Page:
Sunday, July 26, 2009

Mountain Bike - A very useful tool

This morning I rode my Mountain Bike on some nearby State land. It is a nice block of mostly 2nd and third growth forest, a marsh, abandon logging roads and trails (aka single track). There is some technical riding but not a lot of vertical deviation.

Soon after I arrived and within a quarter mile of my tires hitting the dirt I rode up to a Blacktail doe. I stopped and watched her for a while until she figured out what I was and hopped away. The trail I was on looped away and then switched back to the direction she retreated so I speculated I may see her again - sure enough I spotted her again looking back where I had spooked her. I rode within 25 yards of her before she spooked again. I had forgotten how stealthy a mountain bike can be.

Before I could ride another half mile I spotted another Blacktail and within a half mile of that I spooked another. When I spoke with hikers in the area I asked them if they were seeing any deer. None of them had...

In the past I have noticed I see a lot of game while riding. Usually a good thing but one time I rode right between a sow Black Bear and her cubs... Luckily I was well past her before she took notice. I've used the mountain bike to access remote hunting areas in the past. A Forest Service gate was a welcome sight, barring motorized travel but allowing access to those willing get out or off of their vehicles. Covering a lot of ground quietly makes it ideal for forest grouse that are common sights on and along forest roads. Even when spooked they rarely go far. If my tag is filled or I've given up on an area I will take a Grouse with my sidearm or a reduced load in my rifle.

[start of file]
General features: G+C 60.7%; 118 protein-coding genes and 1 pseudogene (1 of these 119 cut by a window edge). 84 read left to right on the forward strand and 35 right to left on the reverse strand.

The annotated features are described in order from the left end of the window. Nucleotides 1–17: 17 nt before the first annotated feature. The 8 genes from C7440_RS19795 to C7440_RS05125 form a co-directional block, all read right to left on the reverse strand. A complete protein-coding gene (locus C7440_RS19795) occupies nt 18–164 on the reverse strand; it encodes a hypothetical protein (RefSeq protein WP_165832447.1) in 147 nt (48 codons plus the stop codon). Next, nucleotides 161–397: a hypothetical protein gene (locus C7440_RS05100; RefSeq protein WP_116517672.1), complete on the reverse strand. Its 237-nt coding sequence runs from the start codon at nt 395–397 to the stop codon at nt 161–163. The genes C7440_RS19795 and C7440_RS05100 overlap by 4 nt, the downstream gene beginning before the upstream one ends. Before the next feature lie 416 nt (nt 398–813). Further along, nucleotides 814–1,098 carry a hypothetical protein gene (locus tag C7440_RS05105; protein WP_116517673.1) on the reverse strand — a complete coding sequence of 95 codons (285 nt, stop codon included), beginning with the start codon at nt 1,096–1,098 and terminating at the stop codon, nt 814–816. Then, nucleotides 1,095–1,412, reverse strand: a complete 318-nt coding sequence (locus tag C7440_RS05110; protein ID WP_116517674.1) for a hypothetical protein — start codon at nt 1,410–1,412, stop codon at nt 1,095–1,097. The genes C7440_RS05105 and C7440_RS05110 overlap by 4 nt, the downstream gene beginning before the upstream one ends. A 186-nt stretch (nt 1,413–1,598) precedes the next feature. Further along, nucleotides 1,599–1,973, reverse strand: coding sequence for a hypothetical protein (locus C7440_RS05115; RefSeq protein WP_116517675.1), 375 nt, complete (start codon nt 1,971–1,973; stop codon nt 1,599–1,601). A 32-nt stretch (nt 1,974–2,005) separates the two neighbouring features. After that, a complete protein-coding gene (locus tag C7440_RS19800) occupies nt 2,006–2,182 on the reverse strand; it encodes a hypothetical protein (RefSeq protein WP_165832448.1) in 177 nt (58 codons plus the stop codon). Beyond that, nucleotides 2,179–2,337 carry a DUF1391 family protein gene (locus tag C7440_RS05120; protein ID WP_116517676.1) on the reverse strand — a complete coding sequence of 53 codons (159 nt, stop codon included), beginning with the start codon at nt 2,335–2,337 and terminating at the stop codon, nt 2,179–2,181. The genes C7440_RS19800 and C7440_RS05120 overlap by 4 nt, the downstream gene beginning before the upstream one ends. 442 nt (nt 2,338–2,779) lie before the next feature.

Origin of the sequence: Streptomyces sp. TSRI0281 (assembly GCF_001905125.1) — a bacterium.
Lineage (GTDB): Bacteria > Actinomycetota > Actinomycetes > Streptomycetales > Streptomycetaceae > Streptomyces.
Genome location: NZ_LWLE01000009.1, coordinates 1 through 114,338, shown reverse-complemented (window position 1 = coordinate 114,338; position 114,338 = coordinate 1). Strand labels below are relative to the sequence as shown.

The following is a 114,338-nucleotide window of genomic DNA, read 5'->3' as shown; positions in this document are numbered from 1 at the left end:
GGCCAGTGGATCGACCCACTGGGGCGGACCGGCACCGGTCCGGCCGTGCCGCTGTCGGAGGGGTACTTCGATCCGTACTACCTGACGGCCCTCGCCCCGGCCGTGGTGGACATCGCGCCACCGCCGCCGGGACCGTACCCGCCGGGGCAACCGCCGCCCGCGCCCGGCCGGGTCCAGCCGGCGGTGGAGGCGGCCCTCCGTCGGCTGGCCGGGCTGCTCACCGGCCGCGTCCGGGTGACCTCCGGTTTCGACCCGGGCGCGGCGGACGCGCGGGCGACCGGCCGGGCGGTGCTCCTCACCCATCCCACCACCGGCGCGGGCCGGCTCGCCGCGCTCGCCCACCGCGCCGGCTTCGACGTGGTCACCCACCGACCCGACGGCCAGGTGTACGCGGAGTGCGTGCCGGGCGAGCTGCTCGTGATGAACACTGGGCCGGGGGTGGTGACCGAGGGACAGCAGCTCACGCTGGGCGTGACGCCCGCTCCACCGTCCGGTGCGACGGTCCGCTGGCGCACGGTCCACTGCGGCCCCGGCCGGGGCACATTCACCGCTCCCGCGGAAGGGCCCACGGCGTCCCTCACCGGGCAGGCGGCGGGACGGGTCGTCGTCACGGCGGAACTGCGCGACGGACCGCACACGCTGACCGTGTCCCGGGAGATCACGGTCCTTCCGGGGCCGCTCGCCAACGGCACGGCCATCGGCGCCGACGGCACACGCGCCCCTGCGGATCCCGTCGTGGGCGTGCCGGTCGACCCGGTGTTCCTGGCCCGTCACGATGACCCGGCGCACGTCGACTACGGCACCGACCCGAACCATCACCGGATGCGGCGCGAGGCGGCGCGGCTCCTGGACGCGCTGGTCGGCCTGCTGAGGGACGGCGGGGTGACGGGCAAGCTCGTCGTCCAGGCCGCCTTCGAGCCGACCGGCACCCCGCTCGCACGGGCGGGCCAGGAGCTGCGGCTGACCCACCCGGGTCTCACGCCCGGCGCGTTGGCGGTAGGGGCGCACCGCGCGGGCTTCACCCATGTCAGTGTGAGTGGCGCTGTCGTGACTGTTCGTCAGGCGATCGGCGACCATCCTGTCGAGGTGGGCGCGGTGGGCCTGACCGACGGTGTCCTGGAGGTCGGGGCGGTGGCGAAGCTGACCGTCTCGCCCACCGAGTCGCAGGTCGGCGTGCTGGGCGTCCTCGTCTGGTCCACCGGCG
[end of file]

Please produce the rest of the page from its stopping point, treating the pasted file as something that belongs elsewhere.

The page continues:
It is just about time to start scouting and I can think of no better way to cover ground and see game from a highly mobile and quiet machine. With Bear season just a week away, it was a good reminder of how useful a mountain bike can be for hunting.

My general purpose bike. Because I live in the Pacific NorthWET fenders greatly inprove comfort while riding in the rain. I use the old style "thumb shifters" so I could canibalize any 26" rear wheel regardless of the rear cluster - 5 speed 7 or 8 speed, even nine speed if I could also salvage a chain and crankset) and still shift in friction mode.

This is my Touring bike. It is a converted mountain bike that I switched out the handlebars, brake levers and shifters. I have a front rack and front panniers that help me extend my range - water is usually the limiting factor - and the rugged frame and wheelset can handle the roughest dirt roads.

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